Both Houses agree the final content of the European Union (Withdrawal) Bill. It gets Royal Assent and becomes law.
Wednesday 20 June: consideration of Commons amendment
Lords agrees to Commons amendment.
Monday 18 June: consideration of Commons amendments
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- Read the Lords Hansard transcript
Members discussed a change (amendment F3) requiring the government to make a statement before 21 January 2019 setting out how it will proceed and to make arrangements for the Commons to approve the statement by way of a motion, giving Parliament, in particular the Commons, a meaningful vote.
Those in favour argued that the compromise put forward by government failed to deliver the promise of a meaningful vote as it only offers a statement and 'take note' motion in the event of a no deal. They argued that it is in the national interest that, in the absence of a deal, Parliament should not risk coming out of EU with just a take note motion.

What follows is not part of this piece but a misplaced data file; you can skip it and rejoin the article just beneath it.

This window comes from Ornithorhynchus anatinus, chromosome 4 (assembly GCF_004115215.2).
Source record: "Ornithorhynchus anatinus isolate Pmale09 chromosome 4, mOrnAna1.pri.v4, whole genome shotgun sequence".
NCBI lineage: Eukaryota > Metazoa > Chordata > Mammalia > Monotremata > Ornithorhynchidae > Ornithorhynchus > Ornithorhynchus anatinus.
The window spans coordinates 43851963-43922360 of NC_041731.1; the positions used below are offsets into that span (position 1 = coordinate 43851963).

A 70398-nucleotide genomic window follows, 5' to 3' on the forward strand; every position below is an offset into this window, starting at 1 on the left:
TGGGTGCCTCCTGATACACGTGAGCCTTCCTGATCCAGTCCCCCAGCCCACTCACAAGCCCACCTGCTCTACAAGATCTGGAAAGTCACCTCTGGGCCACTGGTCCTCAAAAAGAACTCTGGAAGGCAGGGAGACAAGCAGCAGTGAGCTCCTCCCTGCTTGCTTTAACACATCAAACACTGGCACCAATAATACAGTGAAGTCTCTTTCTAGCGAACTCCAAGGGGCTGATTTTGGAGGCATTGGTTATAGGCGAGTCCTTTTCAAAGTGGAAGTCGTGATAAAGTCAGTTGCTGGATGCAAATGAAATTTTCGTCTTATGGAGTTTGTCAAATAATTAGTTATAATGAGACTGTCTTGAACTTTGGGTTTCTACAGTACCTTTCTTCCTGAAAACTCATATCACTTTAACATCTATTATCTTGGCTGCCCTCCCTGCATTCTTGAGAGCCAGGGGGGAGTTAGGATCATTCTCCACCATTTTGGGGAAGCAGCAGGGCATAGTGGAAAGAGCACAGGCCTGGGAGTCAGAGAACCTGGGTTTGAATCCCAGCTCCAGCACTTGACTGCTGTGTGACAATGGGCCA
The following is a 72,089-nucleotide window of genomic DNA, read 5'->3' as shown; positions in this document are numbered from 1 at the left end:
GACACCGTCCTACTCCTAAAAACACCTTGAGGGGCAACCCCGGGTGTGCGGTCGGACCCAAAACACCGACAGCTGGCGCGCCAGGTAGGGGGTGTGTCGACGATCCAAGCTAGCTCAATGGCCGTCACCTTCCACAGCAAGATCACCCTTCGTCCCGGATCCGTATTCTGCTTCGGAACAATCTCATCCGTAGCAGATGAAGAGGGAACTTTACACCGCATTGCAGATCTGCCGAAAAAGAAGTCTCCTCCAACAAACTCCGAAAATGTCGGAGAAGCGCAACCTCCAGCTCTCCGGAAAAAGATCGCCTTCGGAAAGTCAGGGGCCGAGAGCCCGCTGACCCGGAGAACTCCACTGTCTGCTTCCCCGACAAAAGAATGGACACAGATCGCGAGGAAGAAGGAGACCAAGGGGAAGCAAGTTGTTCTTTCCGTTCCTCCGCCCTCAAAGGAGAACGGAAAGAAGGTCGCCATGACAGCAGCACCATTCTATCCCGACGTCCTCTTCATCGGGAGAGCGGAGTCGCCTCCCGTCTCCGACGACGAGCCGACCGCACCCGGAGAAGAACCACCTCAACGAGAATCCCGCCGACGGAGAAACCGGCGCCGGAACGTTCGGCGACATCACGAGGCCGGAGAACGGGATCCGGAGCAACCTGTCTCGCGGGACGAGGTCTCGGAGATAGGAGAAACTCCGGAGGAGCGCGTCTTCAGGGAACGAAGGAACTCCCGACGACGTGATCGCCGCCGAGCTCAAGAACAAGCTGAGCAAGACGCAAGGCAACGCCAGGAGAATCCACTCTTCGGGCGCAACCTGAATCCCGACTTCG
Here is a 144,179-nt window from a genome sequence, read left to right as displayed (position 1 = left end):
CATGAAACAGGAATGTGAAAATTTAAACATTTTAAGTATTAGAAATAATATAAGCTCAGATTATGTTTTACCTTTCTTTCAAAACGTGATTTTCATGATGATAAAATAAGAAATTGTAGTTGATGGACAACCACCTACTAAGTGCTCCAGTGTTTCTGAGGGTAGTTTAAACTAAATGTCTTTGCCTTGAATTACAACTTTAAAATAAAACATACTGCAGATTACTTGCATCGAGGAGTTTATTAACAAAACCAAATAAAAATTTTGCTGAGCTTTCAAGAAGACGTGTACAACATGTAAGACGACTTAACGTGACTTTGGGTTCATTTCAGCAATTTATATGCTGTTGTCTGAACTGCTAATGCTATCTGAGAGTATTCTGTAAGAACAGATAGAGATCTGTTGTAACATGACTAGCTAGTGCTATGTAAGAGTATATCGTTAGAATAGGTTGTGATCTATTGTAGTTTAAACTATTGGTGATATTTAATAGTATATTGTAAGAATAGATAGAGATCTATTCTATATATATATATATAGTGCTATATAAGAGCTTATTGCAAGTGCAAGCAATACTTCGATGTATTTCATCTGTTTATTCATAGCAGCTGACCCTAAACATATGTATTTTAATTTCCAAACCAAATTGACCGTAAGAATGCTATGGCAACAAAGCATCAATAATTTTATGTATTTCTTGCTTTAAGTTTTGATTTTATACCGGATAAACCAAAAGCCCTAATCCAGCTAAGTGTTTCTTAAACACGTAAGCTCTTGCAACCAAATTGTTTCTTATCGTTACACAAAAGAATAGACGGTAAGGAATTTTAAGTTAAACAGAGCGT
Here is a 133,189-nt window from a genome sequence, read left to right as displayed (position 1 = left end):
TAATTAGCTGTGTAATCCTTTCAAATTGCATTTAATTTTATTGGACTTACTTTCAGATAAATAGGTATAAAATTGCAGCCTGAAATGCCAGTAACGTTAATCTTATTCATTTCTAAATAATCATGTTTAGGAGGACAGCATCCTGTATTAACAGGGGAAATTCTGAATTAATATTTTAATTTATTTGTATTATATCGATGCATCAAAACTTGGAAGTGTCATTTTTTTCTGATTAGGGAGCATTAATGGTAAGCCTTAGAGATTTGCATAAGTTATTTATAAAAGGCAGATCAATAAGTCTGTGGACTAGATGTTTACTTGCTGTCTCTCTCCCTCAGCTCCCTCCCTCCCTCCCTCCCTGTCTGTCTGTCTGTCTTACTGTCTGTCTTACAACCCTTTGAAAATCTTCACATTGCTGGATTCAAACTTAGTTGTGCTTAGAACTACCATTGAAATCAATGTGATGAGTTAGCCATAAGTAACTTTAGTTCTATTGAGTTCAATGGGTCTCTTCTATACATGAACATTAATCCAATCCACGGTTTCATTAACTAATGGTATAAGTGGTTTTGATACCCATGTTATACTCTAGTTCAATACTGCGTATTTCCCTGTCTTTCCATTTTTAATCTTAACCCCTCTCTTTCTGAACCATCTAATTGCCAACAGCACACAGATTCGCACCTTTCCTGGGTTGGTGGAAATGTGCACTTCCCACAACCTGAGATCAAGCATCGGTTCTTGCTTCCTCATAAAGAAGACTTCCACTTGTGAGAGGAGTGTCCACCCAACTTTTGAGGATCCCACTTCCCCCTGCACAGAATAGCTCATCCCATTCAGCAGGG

The government argued that its amendment satisfies many of the objectives in amendment F3 and said F3 was constitutionally and practically untenable.
The change went to a vote. Members voted 354 for and 235 against, so the change was made.
What's happened in the Lords?
European Union (Withdrawal) Bill summary
The bill aims to repeal the European Communities Act 1972 and incorporate EU law into UK law on the day the UK leaves the EU. It also aims to create temporary powers to make secondary legislation once the UK has left. It also aims to incorporate any withdrawal agreement into UK law.